In 2001, the United States used 97,100,000,000,000,000 (that’s quadrillion) Btu of all forms of energy.
That breaks down to 39 percent petroleum-based products; 24 percent natural gas; 23 percent coal; 8.2 percent nuclear; and 5.8 percent renewable energy.
Of the renewable energy forms, hydropower from rivers and lakes was No. 1, at 41 percent. But would you be surprised to know that burning of wood was No. 2, at 39 percent? And more recent data indicate that biomass has overtaken hydropower as the leading source of renewable energy.
Ethanol, biodiesel, and windpower made up only 0.21 percent of the energy consumed in the United States in 2001, but these, too, have seen significant growth. Ethanol production nearly doubled to 2.81 million gallons in 2003 and biodiesel production rose from 500,000 gallons to 20 million gallons.
With the United States as the world’s dominant consumer of energy, policymakers are seeking ways to expand domestic production through development of alternative fuels and energy-saving technologies.
But it has been spit in the ocean in terms of this nation’s appetite, and the United States’ dependence on imported oil has increased rather than declined. This demand, combined with turmoil in the key Mideast petroleum nations, is further exacerbated by China’s competition for energy to support its mushrooming industrial economy.
The report from the recent conference, “Agriculture as a Producer and Consumer of Energy,” sponsored by the Farm Foundation and USDA’s Office of Energy Policy and New Uses, highlights the chasm that exists between what’s consumed and what can realistically be expected to be produced from alternative sources.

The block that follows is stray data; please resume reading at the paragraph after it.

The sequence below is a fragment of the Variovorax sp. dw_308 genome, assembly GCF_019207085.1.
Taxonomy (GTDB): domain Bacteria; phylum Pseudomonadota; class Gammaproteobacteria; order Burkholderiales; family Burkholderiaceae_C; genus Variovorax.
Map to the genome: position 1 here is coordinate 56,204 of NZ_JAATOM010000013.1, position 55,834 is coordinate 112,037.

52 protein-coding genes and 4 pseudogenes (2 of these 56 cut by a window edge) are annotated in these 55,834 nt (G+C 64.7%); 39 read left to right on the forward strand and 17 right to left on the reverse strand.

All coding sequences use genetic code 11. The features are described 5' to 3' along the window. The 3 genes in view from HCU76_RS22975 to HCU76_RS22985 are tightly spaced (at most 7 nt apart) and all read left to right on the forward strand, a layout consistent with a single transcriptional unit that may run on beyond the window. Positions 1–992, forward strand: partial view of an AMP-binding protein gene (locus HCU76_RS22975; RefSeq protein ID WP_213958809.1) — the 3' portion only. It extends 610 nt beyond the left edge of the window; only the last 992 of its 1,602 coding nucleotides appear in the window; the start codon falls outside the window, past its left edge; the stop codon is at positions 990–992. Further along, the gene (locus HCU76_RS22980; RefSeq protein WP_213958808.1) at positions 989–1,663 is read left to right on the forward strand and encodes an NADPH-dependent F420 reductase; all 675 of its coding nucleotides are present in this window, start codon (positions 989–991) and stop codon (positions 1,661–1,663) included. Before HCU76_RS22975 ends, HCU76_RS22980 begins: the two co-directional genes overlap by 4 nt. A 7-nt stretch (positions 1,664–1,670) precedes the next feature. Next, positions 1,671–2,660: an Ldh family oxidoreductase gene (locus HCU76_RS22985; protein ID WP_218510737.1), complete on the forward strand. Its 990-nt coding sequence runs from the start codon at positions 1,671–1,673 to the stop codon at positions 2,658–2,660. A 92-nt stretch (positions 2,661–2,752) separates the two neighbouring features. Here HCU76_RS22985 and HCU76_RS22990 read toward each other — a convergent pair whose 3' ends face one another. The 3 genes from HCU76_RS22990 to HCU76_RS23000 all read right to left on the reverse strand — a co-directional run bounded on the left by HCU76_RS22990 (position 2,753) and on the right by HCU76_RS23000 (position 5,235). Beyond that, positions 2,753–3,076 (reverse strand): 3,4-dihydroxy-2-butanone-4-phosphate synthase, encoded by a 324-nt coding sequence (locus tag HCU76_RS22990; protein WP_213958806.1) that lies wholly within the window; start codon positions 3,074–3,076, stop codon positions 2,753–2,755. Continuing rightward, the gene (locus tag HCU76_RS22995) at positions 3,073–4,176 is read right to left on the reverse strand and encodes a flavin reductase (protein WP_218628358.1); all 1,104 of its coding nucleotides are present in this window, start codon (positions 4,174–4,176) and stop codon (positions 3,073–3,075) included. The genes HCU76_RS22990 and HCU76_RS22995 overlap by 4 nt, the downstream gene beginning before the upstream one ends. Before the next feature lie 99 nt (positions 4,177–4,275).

In 2002, U.S. farm production consumed approximately 1.7 quadrillion Btu of direct and indirect energy, about 1.7 percent of total consumption.
As a source of energy, experts say, agriculture can’t be expected to meet total U.S. needs. But it can make an important difference as part of a portfolio of diverse energy sources.
This will hinge on the economics of production, distribution, and use relative to fossil fuels. Significant growth will also depend partially on government assistance. Federal subsidies for ethanol are already in place, and many states also offer incentives. That has not been the case for biodiesel, but recent legislation will help subsidize that product.
These subsidies are not without criticism from certain lawmakers and anti-agriculture groups. They conveniently overlook, though, that almost every form of fuel has had some kind of government subsidy. Lord knows how many billions in tax breaks have gone to oil companies.
Without subsidies, renewable fuels would be playing against a stacked deck.
For three decades, critics have charged that it takes more energy to produce ethanol than is derived from the fuel. More efficient production has pretty much eliminated that objection, and there is the additional consideration that any extra cost would be justified in terms of increased energy independence and environmental advantages.
But ethanol would have to come from sources in addition to corn. If every single kernel of the yearly U.S. corn crop (average 10 billion bushels) were used, the ethanol produced would replace only about 14 percent of imported oil.
The challenges are many, and time’s a’wasting.